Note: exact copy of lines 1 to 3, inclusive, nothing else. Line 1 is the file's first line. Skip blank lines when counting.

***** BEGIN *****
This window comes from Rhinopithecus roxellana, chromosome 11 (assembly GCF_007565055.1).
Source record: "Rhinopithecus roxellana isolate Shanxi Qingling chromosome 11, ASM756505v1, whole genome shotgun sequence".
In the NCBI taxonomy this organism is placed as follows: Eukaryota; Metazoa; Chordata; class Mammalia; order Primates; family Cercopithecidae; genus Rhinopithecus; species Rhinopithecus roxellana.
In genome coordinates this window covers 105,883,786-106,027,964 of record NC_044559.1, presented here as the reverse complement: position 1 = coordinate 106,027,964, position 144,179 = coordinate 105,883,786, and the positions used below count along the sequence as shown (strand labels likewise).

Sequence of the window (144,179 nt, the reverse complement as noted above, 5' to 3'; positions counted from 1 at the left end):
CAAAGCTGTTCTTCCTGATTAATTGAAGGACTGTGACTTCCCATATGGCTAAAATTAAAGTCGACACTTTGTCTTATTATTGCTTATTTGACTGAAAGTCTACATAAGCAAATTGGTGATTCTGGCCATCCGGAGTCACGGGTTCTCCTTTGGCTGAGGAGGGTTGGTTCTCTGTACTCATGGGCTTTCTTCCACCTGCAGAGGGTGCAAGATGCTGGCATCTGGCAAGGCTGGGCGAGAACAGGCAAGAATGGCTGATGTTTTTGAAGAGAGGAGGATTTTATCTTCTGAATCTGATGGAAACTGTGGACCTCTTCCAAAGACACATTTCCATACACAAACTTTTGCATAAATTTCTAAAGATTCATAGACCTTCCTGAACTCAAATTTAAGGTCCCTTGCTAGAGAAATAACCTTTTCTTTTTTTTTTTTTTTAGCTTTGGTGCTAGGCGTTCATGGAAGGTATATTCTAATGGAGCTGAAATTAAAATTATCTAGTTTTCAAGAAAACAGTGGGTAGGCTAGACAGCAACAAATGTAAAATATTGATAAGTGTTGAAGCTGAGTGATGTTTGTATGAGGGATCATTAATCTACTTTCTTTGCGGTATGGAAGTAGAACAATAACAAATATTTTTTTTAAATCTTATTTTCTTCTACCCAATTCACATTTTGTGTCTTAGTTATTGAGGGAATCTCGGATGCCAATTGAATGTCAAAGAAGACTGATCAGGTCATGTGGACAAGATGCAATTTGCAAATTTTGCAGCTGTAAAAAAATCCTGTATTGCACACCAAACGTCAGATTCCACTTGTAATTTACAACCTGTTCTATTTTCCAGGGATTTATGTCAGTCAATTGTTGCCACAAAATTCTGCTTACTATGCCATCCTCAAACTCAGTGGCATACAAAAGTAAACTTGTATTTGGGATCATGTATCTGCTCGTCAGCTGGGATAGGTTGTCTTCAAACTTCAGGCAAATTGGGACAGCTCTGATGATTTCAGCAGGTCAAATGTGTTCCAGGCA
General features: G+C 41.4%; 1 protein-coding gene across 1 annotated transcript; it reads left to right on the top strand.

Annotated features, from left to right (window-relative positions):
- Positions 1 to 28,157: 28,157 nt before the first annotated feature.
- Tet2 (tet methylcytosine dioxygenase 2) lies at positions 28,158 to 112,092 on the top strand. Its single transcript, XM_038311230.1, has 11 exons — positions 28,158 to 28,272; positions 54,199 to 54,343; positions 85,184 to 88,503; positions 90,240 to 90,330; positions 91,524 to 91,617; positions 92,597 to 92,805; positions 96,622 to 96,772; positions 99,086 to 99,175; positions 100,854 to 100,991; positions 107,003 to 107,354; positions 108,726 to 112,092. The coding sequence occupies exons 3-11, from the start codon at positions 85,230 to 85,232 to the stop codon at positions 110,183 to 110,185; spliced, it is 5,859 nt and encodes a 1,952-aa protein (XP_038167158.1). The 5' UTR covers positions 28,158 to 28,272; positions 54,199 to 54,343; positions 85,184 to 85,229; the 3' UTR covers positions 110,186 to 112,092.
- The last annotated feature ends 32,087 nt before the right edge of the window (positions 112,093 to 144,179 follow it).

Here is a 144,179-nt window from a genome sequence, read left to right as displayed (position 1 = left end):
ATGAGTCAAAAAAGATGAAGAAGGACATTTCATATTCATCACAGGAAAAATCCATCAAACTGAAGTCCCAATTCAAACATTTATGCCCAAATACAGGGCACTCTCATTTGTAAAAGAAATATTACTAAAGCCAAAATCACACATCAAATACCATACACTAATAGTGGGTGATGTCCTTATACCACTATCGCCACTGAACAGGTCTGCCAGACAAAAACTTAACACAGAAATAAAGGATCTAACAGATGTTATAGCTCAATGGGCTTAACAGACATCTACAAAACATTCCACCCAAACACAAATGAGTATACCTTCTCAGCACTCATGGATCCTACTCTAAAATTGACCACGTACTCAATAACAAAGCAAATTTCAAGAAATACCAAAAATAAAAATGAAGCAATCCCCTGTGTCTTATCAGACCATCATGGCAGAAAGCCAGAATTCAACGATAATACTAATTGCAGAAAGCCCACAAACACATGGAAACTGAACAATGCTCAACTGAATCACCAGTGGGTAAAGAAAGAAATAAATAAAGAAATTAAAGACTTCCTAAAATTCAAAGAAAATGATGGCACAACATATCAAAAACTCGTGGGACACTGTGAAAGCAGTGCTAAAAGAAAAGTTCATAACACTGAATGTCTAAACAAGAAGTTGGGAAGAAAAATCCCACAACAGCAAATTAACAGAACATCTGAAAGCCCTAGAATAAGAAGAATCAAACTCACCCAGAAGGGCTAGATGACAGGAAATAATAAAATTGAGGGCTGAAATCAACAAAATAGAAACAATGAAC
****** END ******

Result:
This window comes from Rhinopithecus roxellana, chromosome 11 (assembly GCF_007565055.1).
Source record: "Rhinopithecus roxellana isolate Shanxi Qingling chromosome 11, ASM756505v1, whole genome shotgun sequence".
In the NCBI taxonomy this organism is placed as follows: Eukaryota; Metazoa; Chordata; class Mammalia; order Primates; family Cercopithecidae; genus Rhinopithecus; species Rhinopithecus roxellana.